How will you know if you have a leak?  Well, if you smell gas even if your control valves are closed there’s a good chance you have a leak.

However, rust build up inside a propane tank can temper the smell of gas.  Another way to check is to take soapy water and spray it lightly in areas where gas can leak.  If you see bubbling where you sprayed, there’s your leak.

6.  Your Regulator is Having Issues

If you’ve got a problem with your propane regulator, this can also affect the flow of propane.  It may not lead to a Lock Out.  Instead, you may end up playing with the shutoff valve if you notice an issue with how much gas you’re getting.

In other words, if you’re opening your propane valve more and more to increase the flow of gas, your regulator may need troubleshooting and replacing.  It’s not your job to take the place of the regulator.  If you’re throttling that valve, that’s essentially what you’re doing.

If your regulator isn’t Locking Out even as you constantly throttle the shutoff valve, then you’ve got another indication your regulator needs work or replacement.

Two Propane Tanks Connected To A Regulator
The purpose of the regulator is to control the flow of gas vapor from the container to the burner tip.

7.  Quick Fixes

Now that the possible issues have been covered, let’s review some quick fixes you can try to see if you’ve corrected your propane tank shutoff problem.

  1. Ensure there’s gas in the tank.  Again, it never hurts to double check.
  2. Check the Control Valves.  Ensure they’re shut before opening your propane tank shut off valve.
  3. Open your Shutoff and Control Valves slowly and one at a time.  Before opening your control valves, ensure your shutoff valve is open and has been given a few moments to pressurize the supply lines.  During this step, you can also listen for any odd noises like hissing or smell for gas.
  4. Check and confirm leaks.  If you do hear hissing or smell gas, then it’s time to check for leaks.  Remember, soapy water sprayed in prime leak areas is the easiest detection method.  Repair/replace parts that are leaking.  Do not use the appliance until then.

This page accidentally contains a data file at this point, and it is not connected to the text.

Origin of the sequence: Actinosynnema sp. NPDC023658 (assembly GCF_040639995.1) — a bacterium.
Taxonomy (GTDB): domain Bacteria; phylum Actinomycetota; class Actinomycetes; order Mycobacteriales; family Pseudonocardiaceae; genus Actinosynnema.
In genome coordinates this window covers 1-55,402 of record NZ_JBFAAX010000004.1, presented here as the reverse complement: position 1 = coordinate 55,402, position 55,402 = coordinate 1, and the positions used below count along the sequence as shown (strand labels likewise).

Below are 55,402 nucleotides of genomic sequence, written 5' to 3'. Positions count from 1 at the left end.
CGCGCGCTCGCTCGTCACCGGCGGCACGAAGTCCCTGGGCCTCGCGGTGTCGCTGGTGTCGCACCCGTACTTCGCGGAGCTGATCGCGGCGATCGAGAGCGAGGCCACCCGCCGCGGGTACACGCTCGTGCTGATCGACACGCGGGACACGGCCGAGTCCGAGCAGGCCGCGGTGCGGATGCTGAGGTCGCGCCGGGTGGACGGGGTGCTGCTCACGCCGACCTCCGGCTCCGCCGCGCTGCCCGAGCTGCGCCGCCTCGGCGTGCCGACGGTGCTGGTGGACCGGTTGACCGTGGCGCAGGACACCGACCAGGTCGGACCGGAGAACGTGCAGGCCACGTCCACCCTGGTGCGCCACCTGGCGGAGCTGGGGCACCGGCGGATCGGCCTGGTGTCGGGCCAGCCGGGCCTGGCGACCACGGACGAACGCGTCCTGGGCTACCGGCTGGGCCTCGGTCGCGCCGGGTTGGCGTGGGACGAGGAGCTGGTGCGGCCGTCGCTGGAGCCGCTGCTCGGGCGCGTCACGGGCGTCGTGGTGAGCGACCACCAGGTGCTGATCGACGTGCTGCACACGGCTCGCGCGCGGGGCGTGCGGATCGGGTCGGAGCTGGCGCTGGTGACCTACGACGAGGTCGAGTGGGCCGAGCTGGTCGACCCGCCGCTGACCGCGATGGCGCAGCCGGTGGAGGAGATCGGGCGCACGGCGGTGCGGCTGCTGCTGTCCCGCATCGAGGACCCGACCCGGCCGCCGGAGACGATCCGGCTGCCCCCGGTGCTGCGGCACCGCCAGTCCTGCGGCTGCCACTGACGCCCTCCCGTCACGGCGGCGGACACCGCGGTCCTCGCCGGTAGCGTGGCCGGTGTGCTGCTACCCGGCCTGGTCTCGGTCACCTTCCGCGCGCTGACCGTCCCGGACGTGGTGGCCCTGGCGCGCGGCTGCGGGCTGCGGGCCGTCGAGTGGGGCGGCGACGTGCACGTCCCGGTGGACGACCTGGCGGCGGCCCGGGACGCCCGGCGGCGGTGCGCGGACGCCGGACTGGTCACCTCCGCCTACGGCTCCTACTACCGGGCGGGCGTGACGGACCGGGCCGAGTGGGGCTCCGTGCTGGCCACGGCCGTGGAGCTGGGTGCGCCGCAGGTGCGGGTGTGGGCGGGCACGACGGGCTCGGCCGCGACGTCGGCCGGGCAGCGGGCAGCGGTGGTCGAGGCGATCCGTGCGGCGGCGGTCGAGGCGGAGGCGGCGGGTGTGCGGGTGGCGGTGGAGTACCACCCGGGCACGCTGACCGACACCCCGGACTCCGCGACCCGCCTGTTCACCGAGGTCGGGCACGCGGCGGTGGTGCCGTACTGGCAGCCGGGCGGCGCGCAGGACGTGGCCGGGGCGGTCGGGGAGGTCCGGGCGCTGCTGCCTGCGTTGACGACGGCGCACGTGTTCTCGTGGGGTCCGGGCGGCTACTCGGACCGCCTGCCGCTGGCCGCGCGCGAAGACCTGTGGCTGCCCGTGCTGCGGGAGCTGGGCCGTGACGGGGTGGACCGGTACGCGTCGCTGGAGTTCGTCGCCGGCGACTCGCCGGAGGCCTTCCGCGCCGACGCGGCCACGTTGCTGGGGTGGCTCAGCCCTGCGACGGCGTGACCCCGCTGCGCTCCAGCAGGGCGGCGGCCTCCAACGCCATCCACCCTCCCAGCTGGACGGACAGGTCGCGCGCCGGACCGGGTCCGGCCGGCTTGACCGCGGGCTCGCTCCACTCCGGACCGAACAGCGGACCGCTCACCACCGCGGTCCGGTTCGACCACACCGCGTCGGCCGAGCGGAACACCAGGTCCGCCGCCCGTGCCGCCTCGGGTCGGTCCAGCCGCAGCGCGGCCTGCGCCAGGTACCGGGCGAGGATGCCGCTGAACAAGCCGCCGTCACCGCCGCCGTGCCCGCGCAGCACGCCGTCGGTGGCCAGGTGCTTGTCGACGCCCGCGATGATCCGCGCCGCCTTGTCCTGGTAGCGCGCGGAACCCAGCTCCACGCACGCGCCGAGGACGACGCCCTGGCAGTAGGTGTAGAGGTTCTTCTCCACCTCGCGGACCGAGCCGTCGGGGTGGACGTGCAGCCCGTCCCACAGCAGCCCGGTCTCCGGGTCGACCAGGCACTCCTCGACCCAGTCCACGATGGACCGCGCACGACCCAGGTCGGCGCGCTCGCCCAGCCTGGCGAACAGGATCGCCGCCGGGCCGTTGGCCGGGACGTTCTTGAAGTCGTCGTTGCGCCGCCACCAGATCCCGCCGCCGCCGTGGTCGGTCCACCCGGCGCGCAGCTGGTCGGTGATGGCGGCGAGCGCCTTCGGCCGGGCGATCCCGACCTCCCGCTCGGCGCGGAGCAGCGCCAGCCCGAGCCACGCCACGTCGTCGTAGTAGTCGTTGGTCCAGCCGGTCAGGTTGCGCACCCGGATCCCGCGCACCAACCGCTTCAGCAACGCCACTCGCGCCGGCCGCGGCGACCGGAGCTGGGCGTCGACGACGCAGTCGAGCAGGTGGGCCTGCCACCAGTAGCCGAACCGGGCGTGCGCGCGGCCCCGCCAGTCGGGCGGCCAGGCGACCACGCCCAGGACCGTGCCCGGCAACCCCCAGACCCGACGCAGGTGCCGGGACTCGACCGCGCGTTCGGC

5. Replace your regulator.  If you’re dealing with a faulty regulator and you’ve essentially become the regulator by manually throttling valves, replace it.

8.  Steps to Correct a Lock Out

Now let’s return to the topic of safety.  Or rather, let’s take a look at the steps to take to correct or reset your propane tank if you’re experiencing a Lock Out.

If your gas tank did indeed enter a Lock Out condition and if you don’t have any leaks and your regulator is fine, there are some easy steps to take to reset your tank from Lock Out.

  1. Ensure the control valve(s) and shutoff valve at the tank are closed.
  2. Disconnect the propane tank and let sit for at least 30 seconds.  While waiting, you may here a click.  That’s the internal check valve in the regulator that locked your tank out resetting.
  3. Reconnect the propane tank.
  4. Slowly open the propane tank shutoff valve (one full rotation should be enough to start).
  5. Slowly open your control valve.
  6. Ignite.
  7. Open any other control valves as necessary.

On a side note, if you continue to experience a safety Lock Out, you may be dealing with another situation that isn’t related to your propane tank’s regulator, leaks, or valves being open that shouldn’t be.

No, you may need to take into consideration external temperatures.  This is true not just if it’s hot outside but also how much direct sunlight your propane tank may be exposed to.

If you’re dealing with a hot day or an intense sun, your propane tank will get hot.  That heat can cause the propane in the tank to heat up, expand, and a lead to more pressure than normal in the tank.

When the shutoff valve is opened, even if it’s opened slowly, that already built-up excess pressure will lead to the gas flowing faster than normal as it seeks the path of least resistance.  Which may cause a Lock Out.

The steps to correct this are the same.  However, until the pressure in the tank normalizes, it may take repeating the steps above several times before the Lock Out is completely reset.  At this point, you’re basically “burping” the tank to normal pressure.


If you’ve got propane appliances and a propane tank that keeps shutting off you have, essentially, propane appliances that are not currently functional.

That doesn’t mean you need to go out and replace your propane appliances.  However, there is some troubleshooting you’ll need to do to hopefully identify the issue and fix it quickly to prevent further interruption to your appliance’s performance.